BOISE, Idaho — Where a few go with gravestones, others with witches, and some take a shine to skeletons, there's a house on the Boise Bench where Halloween decorations tend toward, well, you could say childlike.
"Dolls," says Amy Pence-Brown.
But not just any dolls.
"No," laughs Amy. "Zombified baby dolls."
Amy and her family have put their own peculiar spin to the haunting holiday for about four years.
"There's this little bottle that has like red paint in it," explains Amy's daughter, Alice, who is holding a headless plastic doll. "And then we're going to squirt it and it's going to look like it has blood on it."
Modifying the mini mannequins, in a crude form of plastic surgery, is just the beginning of what began with a doll-decorating idea devised by Amy's daughters.
"Yeah, me and my sister," admits Alice.
Now it's become a ghoulish gathering of kids and parents who want to turn old toys into tiny specters of terror.
"Well, it had a baby bottle but now it has a baby doll head to eat," laughs Heidi Gintz, who lives down the street.
Community camaraderie was kind of the point. Because before, Amy says, the Vista Neighborhood during Halloween wasn't happenin'.
"Our neighborhood, actually, didn't have that much going on on Halloween four years ago," says Amy. "People weren't really trick-or-treating, neighbors' houses are all dark. So we thought maybe we'll be the house that does the cool, big thing."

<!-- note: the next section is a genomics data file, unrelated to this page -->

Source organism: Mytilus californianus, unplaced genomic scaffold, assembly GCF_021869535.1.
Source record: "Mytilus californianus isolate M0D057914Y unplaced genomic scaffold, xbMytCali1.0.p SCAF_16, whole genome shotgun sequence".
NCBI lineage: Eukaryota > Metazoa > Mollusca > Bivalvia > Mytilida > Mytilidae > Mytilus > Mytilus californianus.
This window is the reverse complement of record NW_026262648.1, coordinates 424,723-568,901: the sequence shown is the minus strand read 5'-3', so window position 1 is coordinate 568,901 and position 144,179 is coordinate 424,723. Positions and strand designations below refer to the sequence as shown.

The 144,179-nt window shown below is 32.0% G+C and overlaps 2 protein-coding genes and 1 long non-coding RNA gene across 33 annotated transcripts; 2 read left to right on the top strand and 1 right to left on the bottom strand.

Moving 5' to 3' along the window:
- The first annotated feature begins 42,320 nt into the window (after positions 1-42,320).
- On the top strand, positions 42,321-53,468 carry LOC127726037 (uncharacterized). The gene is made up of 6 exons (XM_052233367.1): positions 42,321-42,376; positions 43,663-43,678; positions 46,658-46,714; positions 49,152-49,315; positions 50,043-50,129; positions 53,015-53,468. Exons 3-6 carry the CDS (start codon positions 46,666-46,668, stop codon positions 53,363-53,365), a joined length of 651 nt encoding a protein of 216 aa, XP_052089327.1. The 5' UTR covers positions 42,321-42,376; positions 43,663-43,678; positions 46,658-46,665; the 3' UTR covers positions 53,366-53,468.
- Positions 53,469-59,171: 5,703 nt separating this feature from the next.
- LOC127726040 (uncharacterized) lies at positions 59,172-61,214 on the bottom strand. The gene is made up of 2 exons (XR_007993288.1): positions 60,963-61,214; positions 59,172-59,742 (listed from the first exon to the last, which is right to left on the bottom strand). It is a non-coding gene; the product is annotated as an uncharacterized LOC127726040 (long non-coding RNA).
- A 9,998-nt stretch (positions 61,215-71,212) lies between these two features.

Their cool, big thing really starts to take shape the day before Halloween with Amy putting the Frankenstein-ed figures in their final resting place, so to speak.
"I think there are about 165," Amy guesses when asked how many dolls decorate her backyard.
She'll spend hours manipulating her nightmarish menagerie in a petrified playground.
"We have certain dolls that go in certain places," she says.
But every year they try to give a different experience for their gore-seeking guests, squeezing dozens and dozens of damaged and demented demons into 1,600 square feet of space.
Idaho Life: Toys of Terror
Whether hanging from trees, perching on rooftops, or vegetatively planted in a garden gone south, Amy knows these bone-chilling cherubs don't have to be perfectly positioned to be flawlessly frightening.
"Yes, they are creepy on their own without being mutilated or destroyed or painted," Amy admits. "Especially when you have them en masse looking at you."
Looking at you through the deadest of doll eyes.
"Yeah, for sure," Amy agrees. "For sure."
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